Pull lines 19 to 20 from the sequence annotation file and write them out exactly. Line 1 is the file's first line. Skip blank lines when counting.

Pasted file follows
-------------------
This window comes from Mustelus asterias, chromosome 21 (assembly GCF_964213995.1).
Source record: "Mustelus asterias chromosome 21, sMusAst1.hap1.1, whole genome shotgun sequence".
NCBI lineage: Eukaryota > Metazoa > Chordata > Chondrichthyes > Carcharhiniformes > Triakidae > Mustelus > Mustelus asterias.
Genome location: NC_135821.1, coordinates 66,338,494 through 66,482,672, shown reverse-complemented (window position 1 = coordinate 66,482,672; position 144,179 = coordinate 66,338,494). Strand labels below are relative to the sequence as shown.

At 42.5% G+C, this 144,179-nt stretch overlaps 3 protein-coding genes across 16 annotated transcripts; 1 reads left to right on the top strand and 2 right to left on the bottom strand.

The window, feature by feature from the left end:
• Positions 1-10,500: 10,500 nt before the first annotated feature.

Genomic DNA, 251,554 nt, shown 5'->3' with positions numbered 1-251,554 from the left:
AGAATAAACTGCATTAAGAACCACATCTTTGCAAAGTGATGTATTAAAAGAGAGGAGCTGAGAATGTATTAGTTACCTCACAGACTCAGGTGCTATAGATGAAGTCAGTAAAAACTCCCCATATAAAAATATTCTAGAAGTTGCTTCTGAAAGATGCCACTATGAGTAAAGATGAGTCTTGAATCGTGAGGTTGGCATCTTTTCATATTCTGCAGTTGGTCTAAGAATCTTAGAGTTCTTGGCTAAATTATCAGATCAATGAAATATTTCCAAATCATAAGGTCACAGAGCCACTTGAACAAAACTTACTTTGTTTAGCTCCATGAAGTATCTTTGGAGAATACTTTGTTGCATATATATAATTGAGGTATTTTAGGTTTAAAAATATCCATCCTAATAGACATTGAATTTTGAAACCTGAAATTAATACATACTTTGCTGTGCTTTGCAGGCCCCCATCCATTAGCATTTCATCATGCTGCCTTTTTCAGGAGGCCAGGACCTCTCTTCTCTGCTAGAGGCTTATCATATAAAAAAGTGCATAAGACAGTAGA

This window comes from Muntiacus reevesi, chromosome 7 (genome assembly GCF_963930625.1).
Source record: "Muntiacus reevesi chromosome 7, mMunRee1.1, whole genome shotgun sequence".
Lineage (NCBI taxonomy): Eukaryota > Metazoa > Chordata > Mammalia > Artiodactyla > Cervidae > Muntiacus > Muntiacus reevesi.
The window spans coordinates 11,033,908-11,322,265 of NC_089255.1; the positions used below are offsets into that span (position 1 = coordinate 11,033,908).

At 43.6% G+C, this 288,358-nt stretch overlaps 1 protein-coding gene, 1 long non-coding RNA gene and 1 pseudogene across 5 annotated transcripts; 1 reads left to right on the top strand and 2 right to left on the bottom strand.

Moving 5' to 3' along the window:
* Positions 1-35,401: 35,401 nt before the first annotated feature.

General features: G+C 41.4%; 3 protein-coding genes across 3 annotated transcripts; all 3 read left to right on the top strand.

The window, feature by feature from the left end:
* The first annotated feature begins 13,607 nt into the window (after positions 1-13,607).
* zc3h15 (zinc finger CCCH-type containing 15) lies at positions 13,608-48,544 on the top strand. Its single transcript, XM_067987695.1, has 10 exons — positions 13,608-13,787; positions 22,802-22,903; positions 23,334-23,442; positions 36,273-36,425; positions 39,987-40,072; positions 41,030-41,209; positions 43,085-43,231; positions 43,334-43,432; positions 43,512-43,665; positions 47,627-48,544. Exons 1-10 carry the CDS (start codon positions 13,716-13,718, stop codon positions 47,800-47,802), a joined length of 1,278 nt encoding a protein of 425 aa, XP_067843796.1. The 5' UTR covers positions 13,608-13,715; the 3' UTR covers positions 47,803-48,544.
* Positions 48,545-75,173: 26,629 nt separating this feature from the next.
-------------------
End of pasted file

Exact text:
* The first annotated feature begins 13,607 nt into the window (after positions 1-13,607).
* zc3h15 (zinc finger CCCH-type containing 15) lies at positions 13,608-48,544 on the top strand. Its single transcript, XM_067987695.1, has 10 exons — positions 13,608-13,787; positions 22,802-22,903; positions 23,334-23,442; positions 36,273-36,425; positions 39,987-40,072; positions 41,030-41,209; positions 43,085-43,231; positions 43,334-43,432; positions 43,512-43,665; positions 47,627-48,544. Exons 1-10 carry the CDS (start codon positions 13,716-13,718, stop codon positions 47,800-47,802), a joined length of 1,278 nt encoding a protein of 425 aa, XP_067843796.1. The 5' UTR covers positions 13,608-13,715; the 3' UTR covers positions 47,803-48,544.